Federal taxes on your estate are something of a boogeyman: very few people need to fear them and with the recent reform, they’re even less of a concern.
However, some states have their own estate taxes (12 to be exact, as well as the District of Columbia) and some even have an inheritance tax (thankfully, only six). Let’s take a look and see if a move might be coming to your agenda.
New York looks pretty sanguine at first glance: a high exemption of $5.25 million (set to increase next year), spouses are exempt and there’s no inheritance tax. The estate tax ranges from 3.1% to an uncomfortable 16%. Careful, though: if your estate totals 105% of the threshold, the entire amount is liable to taxation.
Washington state has a relatively low $2.2 million exemption and unusually high estate taxes of 10-20%. Spouses are exempt as usual and there is no inheritance tax. There is an exemption in place that can benefit small family-owned businesses.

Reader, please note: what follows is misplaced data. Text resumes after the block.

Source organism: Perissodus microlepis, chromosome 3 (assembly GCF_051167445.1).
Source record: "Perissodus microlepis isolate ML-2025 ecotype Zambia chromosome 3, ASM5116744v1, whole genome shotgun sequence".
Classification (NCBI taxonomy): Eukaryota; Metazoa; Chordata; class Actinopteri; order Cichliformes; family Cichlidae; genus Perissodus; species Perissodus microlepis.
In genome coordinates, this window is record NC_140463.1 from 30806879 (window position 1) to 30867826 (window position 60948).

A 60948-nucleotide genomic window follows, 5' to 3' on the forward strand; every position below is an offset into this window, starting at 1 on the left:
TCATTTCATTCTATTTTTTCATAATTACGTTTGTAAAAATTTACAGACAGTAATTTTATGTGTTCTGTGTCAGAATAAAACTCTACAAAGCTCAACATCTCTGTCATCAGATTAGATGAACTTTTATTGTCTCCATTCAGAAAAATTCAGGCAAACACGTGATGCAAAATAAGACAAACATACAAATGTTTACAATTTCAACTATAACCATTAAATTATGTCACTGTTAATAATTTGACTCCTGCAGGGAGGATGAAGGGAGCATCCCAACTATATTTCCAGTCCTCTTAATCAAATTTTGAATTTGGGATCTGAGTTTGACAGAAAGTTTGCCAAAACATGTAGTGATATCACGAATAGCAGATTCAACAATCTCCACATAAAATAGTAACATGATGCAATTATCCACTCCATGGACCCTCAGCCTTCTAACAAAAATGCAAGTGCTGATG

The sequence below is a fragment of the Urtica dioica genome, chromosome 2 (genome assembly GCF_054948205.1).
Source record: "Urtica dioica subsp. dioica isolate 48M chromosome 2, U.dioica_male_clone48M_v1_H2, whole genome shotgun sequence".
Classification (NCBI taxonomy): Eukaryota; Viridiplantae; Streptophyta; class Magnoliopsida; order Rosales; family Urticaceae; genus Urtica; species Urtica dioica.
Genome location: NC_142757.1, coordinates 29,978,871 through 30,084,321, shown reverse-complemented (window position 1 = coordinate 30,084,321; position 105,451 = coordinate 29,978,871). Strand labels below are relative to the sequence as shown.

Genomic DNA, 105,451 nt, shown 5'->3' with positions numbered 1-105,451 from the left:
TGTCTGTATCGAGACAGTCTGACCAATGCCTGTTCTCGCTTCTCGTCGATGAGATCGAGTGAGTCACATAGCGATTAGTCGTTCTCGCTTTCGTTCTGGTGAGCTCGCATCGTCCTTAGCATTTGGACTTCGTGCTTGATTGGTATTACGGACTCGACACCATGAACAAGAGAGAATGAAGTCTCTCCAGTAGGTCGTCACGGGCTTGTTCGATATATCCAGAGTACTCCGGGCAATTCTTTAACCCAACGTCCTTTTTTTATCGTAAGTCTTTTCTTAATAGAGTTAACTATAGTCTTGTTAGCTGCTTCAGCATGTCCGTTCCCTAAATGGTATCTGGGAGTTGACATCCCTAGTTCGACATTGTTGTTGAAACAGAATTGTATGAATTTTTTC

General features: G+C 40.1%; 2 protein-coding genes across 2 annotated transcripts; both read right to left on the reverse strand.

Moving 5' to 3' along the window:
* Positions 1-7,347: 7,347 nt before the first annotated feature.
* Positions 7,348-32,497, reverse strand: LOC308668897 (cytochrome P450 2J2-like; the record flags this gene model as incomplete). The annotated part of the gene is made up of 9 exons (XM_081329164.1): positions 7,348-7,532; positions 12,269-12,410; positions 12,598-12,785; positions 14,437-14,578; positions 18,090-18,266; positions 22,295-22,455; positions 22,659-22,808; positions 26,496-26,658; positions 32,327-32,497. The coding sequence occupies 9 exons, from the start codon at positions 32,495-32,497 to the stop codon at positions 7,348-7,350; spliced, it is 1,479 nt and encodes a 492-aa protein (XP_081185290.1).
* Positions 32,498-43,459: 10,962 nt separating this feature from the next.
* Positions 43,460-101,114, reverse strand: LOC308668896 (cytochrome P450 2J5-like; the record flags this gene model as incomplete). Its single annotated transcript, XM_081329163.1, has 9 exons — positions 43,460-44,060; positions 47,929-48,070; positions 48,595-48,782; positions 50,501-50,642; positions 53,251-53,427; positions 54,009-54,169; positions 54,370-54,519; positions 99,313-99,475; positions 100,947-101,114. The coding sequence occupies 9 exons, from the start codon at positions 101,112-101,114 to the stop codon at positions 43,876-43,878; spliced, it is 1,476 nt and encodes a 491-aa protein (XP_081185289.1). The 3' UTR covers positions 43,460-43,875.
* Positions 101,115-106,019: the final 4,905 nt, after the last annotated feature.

Vermont certainly is beautiful, but the exemption level is only $2.75 million with a flat 16% estate tax levied on any amount that exceeds it. The state’s lovely scenery and quaint small towns attract the wealthy, but they pay for it in high state income taxes and a potentially onerous estate levy.
Rhode Island has a dizzyingly low estate tax threshold of only $1.54 million. Only three states nationwide set their limit below $2 million, which isn’t so much, given the cost of homes. The tax rate starts from an indifferent 0.8% and rises to a body-slamming 16%. For a tiny state, it packs a wallop.
For more information, please read:
9 states with the most painful death taxe | Benefit Pro